To some it is another step on the slippery slope towards a European superstate, to others it is a watered-down compromise designed to assuage Polish and British misgivings.
The main points of the package, the details of which are still to be thrashed out by an intergovernmental conference, are clear:
Treaty, not constitution
The "reform treaty" will amend the EU's existing treaty building blocks (Rome 1957, Maastricht 1992) as the treaties of Amsterdam (1996) and Nice (2000) did.
The constitutional project, scuppered by 'no' votes at French and Dutch elections would have replaced all of them.
Therefore the new text will be much shorter than the weighty 480-page constitution but just as incomprehensible to the layman.
It will steer clear of such controversial terms as "federal state," and "constitution" itself, as well as EU symbols such as the flag, anthem and motto "Strength in Diversity," although, as German Chancellor Angela Merkel said, "despite that I suspect the European anthem will be played and the European flag will fly. They just won't be mentioned in this treaty."
The existing EU charter of fundamental rights (54 articles on political and social rights in Europe) will be referred to in the treaty, rather than be reprised in full. It will not be binding on Britain, which had made it one of its "red lines" for agreeing the deal.
The treaty guidelines includes the constitution's plan for a "qualified majority voting" system, also called a double majority system, whereby decisions need the support of 55 percent member states representing 65 percent of the EU's population.
To overcome Poland's objection that the system would penalise it to the advantage of large states such as Germany, a compromise deal was hastily cobbled together under which the new system will not come into use until 2014 and will then by gradually phased in until 2017.
After that date if there are not enough states to form a blocking majority, but almost enough, then the measure can be re-examined.
Scope of double majority voting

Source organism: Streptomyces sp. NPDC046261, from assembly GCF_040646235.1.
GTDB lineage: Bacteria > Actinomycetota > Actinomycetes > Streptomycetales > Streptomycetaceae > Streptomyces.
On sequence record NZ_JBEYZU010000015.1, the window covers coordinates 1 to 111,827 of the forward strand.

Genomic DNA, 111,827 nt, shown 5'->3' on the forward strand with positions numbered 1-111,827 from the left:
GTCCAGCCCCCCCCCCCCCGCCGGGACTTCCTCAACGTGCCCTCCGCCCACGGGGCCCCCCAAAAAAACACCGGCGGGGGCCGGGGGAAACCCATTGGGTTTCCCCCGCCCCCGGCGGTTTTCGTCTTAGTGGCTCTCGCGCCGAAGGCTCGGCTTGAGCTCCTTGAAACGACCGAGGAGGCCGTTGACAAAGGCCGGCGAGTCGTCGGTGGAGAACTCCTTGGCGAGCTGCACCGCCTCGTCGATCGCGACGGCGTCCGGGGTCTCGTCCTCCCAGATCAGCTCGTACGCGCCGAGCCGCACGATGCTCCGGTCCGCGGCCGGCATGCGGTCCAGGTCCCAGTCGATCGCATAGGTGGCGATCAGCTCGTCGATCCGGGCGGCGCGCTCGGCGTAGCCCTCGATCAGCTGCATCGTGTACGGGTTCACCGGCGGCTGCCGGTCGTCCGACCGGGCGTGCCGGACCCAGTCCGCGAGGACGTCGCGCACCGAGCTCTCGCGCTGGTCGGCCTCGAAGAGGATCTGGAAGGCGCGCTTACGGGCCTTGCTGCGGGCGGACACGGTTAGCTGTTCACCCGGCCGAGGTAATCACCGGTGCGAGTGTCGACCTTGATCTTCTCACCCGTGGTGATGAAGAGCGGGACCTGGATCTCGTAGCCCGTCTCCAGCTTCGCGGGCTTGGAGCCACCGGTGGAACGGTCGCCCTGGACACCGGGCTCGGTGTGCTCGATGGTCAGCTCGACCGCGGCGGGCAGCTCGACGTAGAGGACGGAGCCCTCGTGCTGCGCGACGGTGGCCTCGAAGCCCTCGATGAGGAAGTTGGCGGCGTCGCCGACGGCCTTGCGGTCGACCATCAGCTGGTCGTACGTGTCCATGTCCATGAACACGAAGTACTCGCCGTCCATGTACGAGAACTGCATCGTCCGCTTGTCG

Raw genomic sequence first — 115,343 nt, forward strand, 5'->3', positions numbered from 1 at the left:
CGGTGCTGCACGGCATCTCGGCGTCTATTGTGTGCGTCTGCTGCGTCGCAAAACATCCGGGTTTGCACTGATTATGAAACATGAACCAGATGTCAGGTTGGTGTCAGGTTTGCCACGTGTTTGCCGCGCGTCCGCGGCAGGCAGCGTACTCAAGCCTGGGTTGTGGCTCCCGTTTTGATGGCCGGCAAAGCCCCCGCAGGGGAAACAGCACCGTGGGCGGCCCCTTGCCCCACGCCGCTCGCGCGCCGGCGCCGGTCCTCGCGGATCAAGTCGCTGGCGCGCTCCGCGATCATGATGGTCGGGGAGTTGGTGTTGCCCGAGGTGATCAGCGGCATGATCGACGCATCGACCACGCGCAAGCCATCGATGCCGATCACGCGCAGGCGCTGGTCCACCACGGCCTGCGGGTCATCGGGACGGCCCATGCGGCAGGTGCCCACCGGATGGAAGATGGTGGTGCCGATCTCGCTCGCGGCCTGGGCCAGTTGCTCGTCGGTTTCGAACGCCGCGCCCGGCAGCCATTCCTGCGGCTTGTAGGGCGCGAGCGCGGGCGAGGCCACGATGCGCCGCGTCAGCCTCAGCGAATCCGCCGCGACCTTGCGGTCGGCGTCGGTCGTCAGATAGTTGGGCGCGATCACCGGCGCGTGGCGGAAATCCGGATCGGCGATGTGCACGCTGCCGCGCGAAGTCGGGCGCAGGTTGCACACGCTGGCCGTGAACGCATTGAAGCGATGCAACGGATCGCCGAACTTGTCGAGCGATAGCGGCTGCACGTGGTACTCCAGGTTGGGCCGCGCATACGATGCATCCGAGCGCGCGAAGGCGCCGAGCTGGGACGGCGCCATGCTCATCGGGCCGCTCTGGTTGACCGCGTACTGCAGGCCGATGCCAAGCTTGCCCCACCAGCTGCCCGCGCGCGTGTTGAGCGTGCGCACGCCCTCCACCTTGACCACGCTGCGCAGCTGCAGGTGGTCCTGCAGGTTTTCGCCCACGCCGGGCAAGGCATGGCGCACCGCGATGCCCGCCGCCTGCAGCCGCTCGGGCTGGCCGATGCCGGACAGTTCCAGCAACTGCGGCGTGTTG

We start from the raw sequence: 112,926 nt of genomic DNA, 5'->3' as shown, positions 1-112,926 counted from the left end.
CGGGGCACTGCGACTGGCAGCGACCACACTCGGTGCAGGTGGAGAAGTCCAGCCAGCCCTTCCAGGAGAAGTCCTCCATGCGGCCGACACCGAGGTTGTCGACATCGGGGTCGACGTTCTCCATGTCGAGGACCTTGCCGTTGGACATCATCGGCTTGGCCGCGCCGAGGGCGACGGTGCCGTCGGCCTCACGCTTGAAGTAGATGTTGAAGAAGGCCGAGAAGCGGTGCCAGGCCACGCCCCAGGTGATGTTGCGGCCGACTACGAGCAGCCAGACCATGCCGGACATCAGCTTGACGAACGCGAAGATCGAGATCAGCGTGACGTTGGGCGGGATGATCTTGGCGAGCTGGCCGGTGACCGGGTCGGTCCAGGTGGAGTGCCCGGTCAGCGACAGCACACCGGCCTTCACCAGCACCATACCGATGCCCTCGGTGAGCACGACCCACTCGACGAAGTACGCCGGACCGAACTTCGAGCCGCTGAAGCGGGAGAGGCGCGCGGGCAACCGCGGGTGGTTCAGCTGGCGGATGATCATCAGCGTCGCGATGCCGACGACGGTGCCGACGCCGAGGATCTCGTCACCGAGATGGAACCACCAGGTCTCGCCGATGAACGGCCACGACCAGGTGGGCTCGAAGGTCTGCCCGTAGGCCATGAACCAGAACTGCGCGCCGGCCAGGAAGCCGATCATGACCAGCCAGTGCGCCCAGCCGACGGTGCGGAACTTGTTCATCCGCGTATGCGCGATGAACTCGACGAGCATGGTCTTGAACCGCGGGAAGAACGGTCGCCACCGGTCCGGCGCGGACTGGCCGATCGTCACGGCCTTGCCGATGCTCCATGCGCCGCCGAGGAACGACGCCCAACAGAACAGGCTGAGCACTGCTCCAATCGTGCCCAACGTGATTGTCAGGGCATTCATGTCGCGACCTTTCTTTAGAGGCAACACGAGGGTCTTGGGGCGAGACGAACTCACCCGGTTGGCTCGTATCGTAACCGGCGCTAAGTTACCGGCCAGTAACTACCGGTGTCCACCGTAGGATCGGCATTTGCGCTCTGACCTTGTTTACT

The scope of decisions to be taken by the double majority voting system is extended to 40 new areas, mainly in the police and judicial fields. However Britain will be allowed an opt-in exemption on criminal matters and police cooperation. National vetoes will still be available for foreign policy, fiscal matters, and social policy among other areas.
A new post of President of the European Council (which comprises all EU national leaders) will be created. The president will be elected to a two-and-a-half-year term in place of the current system whereby the EU presidency rotates between member states every six months. The president will organize and chair summits.
The envisaged creation of an EU foreign minister post has morphed into an EU High Representative for Foreign Affairs and Security Policy, who will have the same powers to lead the EU's external affairs and will be a vice-president of the European Commission, the EU's executive arm.
The current practice of each member states getting a place on the European Commission, the EU's executive arm will end in 2014. After that the number of commissioners will be equal to two-thirds of the member states. The countries represented will changed by rotation.
Reinforcement of national parliaments
The Dutch obtained a reinforcement of the powers of national parliaments which may demand, if a certain threshold is reached, that the European Commission re-examine a draft act which they judge it to impinge on their national competences.
Various provisions have been bolted on, including a reference to solidarity in the event of an energy supply problem, a point much sought by Lithuania and Poland, concerned at their own high dependence on Russian hydrocarbons. At the Netherlands' insistence, a reference to criteria for new EU members was added.